Yet “rather than seeing this as an upper limit, the council has tried to stage as many large events as possible within these constraints,” write academics Andrew Smith, Guy Osborn and Goran Vodicka in a 2022 journal article. This summer, for example, Festival Republic, the Live Nation subsidiary that organises Wireless Festival, and Krankbrother, organisers of an electronic music festival, occupied Finsbury Park for a combined 46 days, including build and takedown periods.
In their defence, councils argue events are a cash cow, though examining the fine print it’s unclear who’s milking whom: the five-year Live Nation deal will see Haringey receive £1.2m per year, a sum FoFP believes is less than the council has received from the company in previous one-off deals.
Alarmed as the balance of power shifts away from councils to companies, groups like FoFP are stepping in – and taking on some of the biggest live entertainment businesses on the planet.
A done deal.
Not only are they taking on big business, but also councils who are all too happy to steamroll over the concerns of locals in favour of their corporate clients.
In early March, Haringey wrote to a group of park stakeholders soliciting their views on the planned Live Nation deal. The move was mostly a courtesy: the council had already designated the decision “non-key”, meaning it could bypass its scrutiny committee as well as any public consultation. Almost all of the responses it received, including from one of its own Labour councillors, were negative, the council but pressed ahead anyway.
For Ed Allnutt, who sits on the committee of the Friends of Clapham Common (FCC), the story is a familiar one. In 2020, FCC was locked in a similar battle with Lambeth council over its planned four-year deal with Festival Republic, but quickly realised the scale of what it was up against.
The planning committee had waved through Festival Republic’s application despite receiving over 300 objections to it. But the deal hit a wall when, in a surprise move, the licensing sub-committee rejected the company’s application.
Incensed, Festival Republic took Lambeth to court to force the council to make good on the deal, signed on the assumption planning and licensing would be granted. Lambeth didn’t fight the case, instead settling out of court.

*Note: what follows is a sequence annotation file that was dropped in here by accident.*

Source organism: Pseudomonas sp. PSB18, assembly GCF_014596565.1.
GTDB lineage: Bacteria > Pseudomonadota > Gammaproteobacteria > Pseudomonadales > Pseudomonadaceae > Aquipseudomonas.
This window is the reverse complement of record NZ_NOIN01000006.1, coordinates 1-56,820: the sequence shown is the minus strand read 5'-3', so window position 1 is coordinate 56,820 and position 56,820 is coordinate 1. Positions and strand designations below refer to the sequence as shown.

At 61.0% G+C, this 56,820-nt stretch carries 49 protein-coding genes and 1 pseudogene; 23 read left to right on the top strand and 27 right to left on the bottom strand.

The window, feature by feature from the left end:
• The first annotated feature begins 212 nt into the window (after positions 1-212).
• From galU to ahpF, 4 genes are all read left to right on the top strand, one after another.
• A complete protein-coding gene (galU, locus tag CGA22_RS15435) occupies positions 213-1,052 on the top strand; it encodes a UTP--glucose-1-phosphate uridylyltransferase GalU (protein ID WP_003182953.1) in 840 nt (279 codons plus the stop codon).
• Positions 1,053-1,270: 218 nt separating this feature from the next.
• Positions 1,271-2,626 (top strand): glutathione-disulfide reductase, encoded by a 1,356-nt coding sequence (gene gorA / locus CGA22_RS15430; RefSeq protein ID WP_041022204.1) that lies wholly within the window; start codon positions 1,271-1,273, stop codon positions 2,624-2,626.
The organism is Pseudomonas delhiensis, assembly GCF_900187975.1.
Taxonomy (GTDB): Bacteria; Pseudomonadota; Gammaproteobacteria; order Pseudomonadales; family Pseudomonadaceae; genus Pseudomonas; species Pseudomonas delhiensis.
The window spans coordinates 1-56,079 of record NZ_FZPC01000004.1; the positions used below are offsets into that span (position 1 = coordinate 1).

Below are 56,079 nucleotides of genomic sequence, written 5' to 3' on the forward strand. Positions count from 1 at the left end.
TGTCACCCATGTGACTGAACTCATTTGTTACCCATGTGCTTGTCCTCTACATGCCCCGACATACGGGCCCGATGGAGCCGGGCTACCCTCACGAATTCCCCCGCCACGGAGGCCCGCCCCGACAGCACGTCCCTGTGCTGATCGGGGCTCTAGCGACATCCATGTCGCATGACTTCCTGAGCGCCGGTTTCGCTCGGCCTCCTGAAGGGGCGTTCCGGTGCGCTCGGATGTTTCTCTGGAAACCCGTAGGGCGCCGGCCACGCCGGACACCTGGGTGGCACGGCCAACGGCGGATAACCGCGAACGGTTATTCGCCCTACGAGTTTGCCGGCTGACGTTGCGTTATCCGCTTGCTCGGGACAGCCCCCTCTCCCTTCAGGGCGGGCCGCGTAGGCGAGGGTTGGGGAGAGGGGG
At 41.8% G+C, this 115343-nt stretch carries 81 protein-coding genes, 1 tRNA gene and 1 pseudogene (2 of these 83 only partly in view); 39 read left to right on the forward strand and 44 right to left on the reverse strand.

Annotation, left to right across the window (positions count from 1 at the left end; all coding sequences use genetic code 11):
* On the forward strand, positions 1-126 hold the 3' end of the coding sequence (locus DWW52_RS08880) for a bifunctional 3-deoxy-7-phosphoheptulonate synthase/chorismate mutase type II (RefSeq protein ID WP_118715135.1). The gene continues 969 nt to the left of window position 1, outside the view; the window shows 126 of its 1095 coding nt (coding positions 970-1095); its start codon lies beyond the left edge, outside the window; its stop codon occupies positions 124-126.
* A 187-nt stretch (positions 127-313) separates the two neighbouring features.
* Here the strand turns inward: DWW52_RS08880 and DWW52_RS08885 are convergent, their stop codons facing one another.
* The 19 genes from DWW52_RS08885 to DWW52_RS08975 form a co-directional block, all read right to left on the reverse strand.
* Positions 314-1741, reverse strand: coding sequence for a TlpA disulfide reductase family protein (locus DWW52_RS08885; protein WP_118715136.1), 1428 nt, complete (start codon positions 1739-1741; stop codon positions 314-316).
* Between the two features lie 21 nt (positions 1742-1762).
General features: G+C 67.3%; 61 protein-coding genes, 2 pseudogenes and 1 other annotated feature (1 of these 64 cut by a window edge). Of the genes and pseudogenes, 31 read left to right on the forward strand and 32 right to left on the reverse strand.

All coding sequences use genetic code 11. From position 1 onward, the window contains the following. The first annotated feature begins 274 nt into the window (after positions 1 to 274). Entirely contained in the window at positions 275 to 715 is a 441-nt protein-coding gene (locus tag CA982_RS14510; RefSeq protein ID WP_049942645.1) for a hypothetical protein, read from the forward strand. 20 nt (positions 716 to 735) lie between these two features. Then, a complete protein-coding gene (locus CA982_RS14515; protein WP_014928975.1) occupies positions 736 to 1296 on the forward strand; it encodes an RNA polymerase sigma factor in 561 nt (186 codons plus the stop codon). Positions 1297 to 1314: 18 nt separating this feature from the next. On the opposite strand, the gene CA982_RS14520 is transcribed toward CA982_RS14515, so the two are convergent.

To groups like FCC, the case highlighted the massive power disparity between the councils and companies. An analysis of the world’s largest live entertainment companies published in May this year placed Live Nation Entertainment fifth in the ranking; the company’s profits in the year to June are over 40 times Lambeth’s entire £350m operating budget for 2022-23. “As soon as they’ve signed the contract,” says Allnutt, “we know who wears the trousers.”
Some Haringey locals have asked whether it’s any coincidence that Wireless, having been kicked out of Hyde Park and later the Olympic Park, eventually settled on Finsbury Park, located in a borough that’s home to two of the 10 poorest wards in the city and 20% of whose residents claim universal credit.
Friends Stacy Simon and Precious, who declined to give his last name, have lived in the area for 30 and nine years respectively. Speaking to Novara Media a few metres from the security fencing as The 1975 booms on the other side, Precious says: “I feel like they come to use Finsbury Park more because they’ve got money […] this place isn’t really wealthy like that. Everyone just minds their business.”
If you live in one of the “big Victorian houses” bordering Hyde Park, he adds, “there’s no way you’re going to [allow] that shit. It’s just one phone call to the lawyer.”
Hyde Park does host one major multi-day event each year, BST Hyde Park, over ten days. Finsbury Park, which is three times smaller and less centrally located, hosts three such multi-day events.
Anderson echoes this sentiment. Speaking to Novara Media on the phone, she says: “Poor people’s voices don’t count for as much as rich people’s voices. Hyde Park residents are a lot more powerful than [the residents of] Seven Sisters Road,” describing the former as having “pester power”.
The irony, she adds, is that it’s groups like hers, which attempt to advocate for their “disenfranchised” neighbours, that are often the ones accused of nimbyism.
“I know that in closed council circles, FoFP is classed as classist and racist” for opposing events like Wireless, “a lot of [whose] audience is Black.”
“It feels that these [accusations] can be used to close down really good debate. I think the council should be looking at themselves [when it comes to] social justice. Are they being classist? They’re definitely penalising poorer people from the BAME community, rather than white people in Crouch End.”
Anderson cites herself as an example: “I’ve got a garden, I can kick a football around.” For many of her neighbours, the park is their only green space.
Besides curbing public access to the park, events also have a major ecological impact. Particularly contentious is how councils work with events companies to redesign the park ecology to suit their needs.
In September 2020, Lambeth closed the events area at Clapham Common – comprising just over 10% of the common space – for nine months in order to replace 1,400 tons of fertile topsoil with a mixture of sand and topdressing, at a cost of over £200,000.
The transplant was perfect for the festival, improving soil drainage during periods of increased footfall; it also rendered the land infertile, while the sand compaction has made the surface hard and uncomfortable to sit on. “The only event requiring the full extent of this area is the summer festival one,” FCC wrote in a report to the council. “This means that the whole 20 acres is kept free of any planting all year round so that it can host this one three-day event series.”